Edna Krabappel is Bart’s jaded teacher. She is often seen smoking in her green sweater, making sarcastic comments and generally not caring about anything. She is the worn down, baggy-eyed product of the American public school system. Beneath her lacklustre demeanour, however, lies a passionate, caring individual. These two radically different Edna’s exist because Edna keeps her private and public spheres discrete.
Outside of class, Edna is a completely different person. She is lonely and often desperate for male attention. This results in her apparent promiscuity. She is seen making out with a Japanese chef in “One Fish, Two Fish, Blowfish, Blue Fish” and trying to aggressively seduce Aerosmith’s Joey Kramer in “Flaming Moe’s.” She even comes onto Homer in one episode.
As mentioned earlier, Edna’s teaching style does not reflect this at all. Occasionally she slips up, letting her private life into the public, but she recognizes her mistakes. After Bart ruins one of her dates, she says, “Ugh, that’s the last time I announce my dinner plans in class.” She obviously realizes her blunder.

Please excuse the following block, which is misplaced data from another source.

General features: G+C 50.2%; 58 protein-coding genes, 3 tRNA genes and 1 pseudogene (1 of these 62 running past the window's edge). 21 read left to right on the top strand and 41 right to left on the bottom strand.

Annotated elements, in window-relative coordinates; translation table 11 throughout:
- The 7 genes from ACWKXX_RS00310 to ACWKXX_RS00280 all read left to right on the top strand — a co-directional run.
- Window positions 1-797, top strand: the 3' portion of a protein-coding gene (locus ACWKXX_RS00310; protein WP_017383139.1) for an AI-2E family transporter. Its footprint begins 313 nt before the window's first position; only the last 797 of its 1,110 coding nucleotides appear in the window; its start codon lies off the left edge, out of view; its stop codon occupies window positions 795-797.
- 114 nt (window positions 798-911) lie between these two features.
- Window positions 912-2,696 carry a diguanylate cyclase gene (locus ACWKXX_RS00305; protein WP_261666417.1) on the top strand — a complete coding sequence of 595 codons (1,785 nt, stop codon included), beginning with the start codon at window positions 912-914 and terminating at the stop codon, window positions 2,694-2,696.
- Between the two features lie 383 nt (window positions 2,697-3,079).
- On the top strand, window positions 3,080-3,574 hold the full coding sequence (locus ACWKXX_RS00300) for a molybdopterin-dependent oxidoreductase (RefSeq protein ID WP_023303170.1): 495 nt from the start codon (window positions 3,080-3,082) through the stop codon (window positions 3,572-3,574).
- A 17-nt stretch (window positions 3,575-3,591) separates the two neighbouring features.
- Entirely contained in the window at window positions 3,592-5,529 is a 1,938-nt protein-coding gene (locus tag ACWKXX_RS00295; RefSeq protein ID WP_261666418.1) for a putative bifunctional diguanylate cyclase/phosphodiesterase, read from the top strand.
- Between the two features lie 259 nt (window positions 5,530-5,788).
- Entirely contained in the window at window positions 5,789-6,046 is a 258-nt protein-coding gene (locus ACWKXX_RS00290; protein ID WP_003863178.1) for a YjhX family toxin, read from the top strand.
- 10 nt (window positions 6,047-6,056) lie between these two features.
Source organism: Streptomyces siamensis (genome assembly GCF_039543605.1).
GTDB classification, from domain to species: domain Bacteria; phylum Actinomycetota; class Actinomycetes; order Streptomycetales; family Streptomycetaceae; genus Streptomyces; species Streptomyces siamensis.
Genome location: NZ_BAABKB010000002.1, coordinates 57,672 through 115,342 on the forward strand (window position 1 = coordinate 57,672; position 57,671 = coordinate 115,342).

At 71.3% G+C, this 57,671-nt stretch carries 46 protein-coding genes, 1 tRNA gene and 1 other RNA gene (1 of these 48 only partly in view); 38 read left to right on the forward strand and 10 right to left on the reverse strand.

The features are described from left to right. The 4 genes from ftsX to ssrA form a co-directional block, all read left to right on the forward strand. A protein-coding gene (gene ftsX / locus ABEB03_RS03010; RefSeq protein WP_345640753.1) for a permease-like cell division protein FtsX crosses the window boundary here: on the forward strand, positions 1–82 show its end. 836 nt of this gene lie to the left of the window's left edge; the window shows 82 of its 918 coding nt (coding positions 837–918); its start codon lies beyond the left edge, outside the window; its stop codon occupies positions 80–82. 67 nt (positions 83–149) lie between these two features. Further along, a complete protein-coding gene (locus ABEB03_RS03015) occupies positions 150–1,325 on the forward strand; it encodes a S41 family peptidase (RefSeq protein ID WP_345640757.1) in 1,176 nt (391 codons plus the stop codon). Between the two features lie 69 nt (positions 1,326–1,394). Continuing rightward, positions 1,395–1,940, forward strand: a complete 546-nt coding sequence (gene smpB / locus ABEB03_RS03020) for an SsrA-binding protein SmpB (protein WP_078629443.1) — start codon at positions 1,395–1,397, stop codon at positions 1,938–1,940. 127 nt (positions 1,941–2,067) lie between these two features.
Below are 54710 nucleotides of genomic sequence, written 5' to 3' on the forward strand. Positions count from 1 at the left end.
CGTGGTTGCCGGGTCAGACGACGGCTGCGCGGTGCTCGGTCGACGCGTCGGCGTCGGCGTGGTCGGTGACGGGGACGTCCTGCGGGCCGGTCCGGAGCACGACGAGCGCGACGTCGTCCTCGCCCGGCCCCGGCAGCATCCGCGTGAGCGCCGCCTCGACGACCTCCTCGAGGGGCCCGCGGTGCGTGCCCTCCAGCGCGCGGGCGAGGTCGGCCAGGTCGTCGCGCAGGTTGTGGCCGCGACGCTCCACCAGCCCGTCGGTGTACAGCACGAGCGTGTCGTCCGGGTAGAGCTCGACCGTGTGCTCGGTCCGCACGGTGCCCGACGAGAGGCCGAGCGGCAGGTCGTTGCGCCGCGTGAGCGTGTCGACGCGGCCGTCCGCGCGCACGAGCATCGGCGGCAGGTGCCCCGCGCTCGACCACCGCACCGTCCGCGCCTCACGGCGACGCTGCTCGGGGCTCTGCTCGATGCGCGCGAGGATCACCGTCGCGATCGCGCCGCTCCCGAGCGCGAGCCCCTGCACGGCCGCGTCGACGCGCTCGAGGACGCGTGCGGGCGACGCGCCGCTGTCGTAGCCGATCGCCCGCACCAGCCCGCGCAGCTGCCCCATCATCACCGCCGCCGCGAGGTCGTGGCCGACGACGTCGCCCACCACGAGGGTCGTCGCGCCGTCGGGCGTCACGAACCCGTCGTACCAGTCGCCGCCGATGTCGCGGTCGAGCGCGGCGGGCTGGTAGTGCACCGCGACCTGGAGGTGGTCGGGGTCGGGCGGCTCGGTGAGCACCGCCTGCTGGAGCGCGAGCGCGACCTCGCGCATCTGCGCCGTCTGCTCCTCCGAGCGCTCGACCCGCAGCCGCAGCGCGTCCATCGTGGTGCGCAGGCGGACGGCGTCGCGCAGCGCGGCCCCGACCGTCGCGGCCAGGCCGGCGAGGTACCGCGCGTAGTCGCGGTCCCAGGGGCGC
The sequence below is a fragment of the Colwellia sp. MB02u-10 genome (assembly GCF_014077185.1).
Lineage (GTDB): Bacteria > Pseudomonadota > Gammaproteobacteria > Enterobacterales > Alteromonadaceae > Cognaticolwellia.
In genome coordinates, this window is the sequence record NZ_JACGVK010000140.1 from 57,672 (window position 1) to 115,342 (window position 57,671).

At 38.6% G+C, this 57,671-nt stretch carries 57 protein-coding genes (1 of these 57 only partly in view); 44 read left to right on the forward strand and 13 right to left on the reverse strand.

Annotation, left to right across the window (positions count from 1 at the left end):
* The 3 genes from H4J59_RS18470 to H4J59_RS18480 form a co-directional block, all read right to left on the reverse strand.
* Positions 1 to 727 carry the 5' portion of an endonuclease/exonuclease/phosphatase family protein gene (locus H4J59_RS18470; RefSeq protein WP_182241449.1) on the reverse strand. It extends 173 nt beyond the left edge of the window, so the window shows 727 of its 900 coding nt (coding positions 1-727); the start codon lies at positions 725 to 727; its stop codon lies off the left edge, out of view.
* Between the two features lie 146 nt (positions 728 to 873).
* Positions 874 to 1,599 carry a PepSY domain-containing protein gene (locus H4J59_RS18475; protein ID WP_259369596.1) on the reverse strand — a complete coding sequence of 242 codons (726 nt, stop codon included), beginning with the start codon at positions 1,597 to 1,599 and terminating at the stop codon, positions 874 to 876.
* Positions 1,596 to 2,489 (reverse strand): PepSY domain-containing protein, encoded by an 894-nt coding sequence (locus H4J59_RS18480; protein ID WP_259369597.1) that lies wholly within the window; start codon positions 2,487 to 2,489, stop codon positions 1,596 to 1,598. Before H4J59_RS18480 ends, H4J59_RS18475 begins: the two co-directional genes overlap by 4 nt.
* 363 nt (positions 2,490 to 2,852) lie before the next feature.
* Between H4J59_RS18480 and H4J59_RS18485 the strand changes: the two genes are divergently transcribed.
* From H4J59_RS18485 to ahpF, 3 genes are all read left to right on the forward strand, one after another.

But even though she gives off a licentious vibe, Edna is really looking for a true relationship. She falls in love by mail with Bart’s alter-ego, Woodrow, in a cruel prank. She’s not just looking for sex, but a deep emotional relationship. She also falls in love with Principal Seymour Skinner, and that’s when her problems really begin.
Her relationship with Skinner presents the threat of her private life becoming public. After Bart finds out about their relationship, she must find a way to keep him quiet. She and Skinner take advantage of Bart and use him as a tool to keep their relationship private by forcing him to carry secret letters and distract people while they sneak away together. Bart becomes fed up and reveals their affair. Krabappel’s life becomes miserable. She and Skinner are ridiculed, rumoured about and chastised by the entire town, and Superintendent Chalmers forces them to choose between their profession and their love.
The only way to save Edna’s private life is to sacrifice Skinner’s. He has to admit to Springfield that he is a virgin, revealing his most private of details. Of course, this is not true, but Skinner has to endure the appearance of his private life becoming public in order to save their relationship.
This is the only way they can continue their relationship — in private — the way Edna always wanted it to be.